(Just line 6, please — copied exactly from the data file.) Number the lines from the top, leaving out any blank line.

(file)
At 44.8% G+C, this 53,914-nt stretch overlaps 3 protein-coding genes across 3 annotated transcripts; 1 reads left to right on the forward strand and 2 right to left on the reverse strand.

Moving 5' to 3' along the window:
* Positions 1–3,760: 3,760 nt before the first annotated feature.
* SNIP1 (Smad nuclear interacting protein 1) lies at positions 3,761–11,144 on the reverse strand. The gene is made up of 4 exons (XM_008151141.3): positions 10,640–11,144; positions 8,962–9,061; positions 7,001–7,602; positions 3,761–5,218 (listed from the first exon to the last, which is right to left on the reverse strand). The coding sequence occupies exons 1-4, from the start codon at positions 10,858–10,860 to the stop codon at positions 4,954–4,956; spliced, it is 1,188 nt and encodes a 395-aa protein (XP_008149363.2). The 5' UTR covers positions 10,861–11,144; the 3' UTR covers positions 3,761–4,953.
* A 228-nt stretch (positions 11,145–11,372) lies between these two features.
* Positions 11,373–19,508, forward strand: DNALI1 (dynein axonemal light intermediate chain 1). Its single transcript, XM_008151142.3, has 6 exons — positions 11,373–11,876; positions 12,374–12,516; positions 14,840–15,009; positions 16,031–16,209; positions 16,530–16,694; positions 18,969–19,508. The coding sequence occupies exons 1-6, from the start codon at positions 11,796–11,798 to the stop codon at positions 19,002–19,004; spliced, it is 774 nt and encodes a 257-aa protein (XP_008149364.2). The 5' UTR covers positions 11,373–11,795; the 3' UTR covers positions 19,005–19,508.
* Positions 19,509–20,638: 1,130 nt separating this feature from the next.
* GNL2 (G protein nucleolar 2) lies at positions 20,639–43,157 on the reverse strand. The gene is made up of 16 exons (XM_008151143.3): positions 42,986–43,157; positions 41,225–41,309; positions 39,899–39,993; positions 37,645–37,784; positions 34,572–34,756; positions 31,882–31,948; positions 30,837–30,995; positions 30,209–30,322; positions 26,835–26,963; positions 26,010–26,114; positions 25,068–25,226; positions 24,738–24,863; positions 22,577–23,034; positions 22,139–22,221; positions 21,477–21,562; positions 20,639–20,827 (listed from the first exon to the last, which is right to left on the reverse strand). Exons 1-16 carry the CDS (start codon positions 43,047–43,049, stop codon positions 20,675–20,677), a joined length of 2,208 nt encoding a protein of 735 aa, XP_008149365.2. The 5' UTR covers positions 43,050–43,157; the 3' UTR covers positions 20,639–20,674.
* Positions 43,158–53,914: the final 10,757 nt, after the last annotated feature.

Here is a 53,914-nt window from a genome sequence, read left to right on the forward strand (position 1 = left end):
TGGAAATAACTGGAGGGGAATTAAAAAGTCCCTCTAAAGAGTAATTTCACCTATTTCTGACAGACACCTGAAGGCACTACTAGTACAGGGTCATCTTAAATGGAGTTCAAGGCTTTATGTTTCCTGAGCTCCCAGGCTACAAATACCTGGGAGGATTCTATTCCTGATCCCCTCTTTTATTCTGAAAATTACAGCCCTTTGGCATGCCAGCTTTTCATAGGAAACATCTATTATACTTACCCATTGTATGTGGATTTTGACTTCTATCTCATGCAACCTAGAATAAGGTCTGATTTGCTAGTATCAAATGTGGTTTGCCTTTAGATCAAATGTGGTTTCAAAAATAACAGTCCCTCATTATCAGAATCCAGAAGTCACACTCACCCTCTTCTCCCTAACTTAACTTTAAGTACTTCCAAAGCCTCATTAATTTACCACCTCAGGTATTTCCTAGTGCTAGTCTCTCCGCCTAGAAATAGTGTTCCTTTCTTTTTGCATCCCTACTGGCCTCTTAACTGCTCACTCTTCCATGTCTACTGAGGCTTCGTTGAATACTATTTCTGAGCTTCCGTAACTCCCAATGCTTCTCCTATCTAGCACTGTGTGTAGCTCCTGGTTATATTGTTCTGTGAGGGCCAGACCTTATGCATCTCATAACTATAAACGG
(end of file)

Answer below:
* Positions 11,373–19,508, forward strand: DNALI1 (dynein axonemal light intermediate chain 1). Its single transcript, XM_008151142.3, has 6 exons — positions 11,373–11,876; positions 12,374–12,516; positions 14,840–15,009; positions 16,031–16,209; positions 16,530–16,694; positions 18,969–19,508. The coding sequence occupies exons 1-6, from the start codon at positions 11,796–11,798 to the stop codon at positions 19,002–19,004; spliced, it is 774 nt and encodes a 257-aa protein (XP_008149364.2). The 5' UTR covers positions 11,373–11,795; the 3' UTR covers positions 19,005–19,508.